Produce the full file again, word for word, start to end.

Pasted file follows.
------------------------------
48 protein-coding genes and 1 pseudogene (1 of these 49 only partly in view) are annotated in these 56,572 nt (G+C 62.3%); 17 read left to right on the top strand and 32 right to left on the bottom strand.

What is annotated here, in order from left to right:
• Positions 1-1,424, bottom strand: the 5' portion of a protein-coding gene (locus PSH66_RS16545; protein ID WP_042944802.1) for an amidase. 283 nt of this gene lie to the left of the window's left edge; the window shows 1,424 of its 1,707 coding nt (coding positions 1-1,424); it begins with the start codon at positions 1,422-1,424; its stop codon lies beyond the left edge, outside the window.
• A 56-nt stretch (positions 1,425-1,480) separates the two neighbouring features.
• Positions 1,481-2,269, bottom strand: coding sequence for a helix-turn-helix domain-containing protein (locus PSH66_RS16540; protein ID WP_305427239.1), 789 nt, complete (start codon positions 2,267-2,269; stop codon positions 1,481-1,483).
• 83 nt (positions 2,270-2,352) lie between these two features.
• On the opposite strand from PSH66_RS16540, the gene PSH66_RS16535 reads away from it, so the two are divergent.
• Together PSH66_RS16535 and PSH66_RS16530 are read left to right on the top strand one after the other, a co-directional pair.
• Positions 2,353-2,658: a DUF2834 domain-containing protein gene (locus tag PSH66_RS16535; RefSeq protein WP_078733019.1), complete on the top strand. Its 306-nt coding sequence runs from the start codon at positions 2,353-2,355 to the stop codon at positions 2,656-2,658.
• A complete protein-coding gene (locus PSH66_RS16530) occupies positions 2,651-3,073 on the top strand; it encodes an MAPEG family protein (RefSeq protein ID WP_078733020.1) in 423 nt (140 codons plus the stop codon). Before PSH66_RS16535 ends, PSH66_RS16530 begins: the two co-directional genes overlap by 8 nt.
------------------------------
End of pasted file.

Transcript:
48 protein-coding genes and 1 pseudogene (1 of these 49 only partly in view) are annotated in these 56,572 nt (G+C 62.3%); 17 read left to right on the top strand and 32 right to left on the bottom strand.

What is annotated here, in order from left to right:
• Positions 1-1,424, bottom strand: the 5' portion of a protein-coding gene (locus PSH66_RS16545; protein ID WP_042944802.1) for an amidase. 283 nt of this gene lie to the left of the window's left edge; the window shows 1,424 of its 1,707 coding nt (coding positions 1-1,424); it begins with the start codon at positions 1,422-1,424; its stop codon lies beyond the left edge, outside the window.
• A 56-nt stretch (positions 1,425-1,480) separates the two neighbouring features.
• Positions 1,481-2,269, bottom strand: coding sequence for a helix-turn-helix domain-containing protein (locus PSH66_RS16540; protein ID WP_305427239.1), 789 nt, complete (start codon positions 2,267-2,269; stop codon positions 1,481-1,483).
• 83 nt (positions 2,270-2,352) lie between these two features.
• On the opposite strand from PSH66_RS16540, the gene PSH66_RS16535 reads away from it, so the two are divergent.
• Together PSH66_RS16535 and PSH66_RS16530 are read left to right on the top strand one after the other, a co-directional pair.
• Positions 2,353-2,658: a DUF2834 domain-containing protein gene (locus tag PSH66_RS16535; RefSeq protein WP_078733019.1), complete on the top strand. Its 306-nt coding sequence runs from the start codon at positions 2,353-2,355 to the stop codon at positions 2,656-2,658.
• A complete protein-coding gene (locus PSH66_RS16530) occupies positions 2,651-3,073 on the top strand; it encodes an MAPEG family protein (RefSeq protein ID WP_078733020.1) in 423 nt (140 codons plus the stop codon). Before PSH66_RS16535 ends, PSH66_RS16530 begins: the two co-directional genes overlap by 8 nt.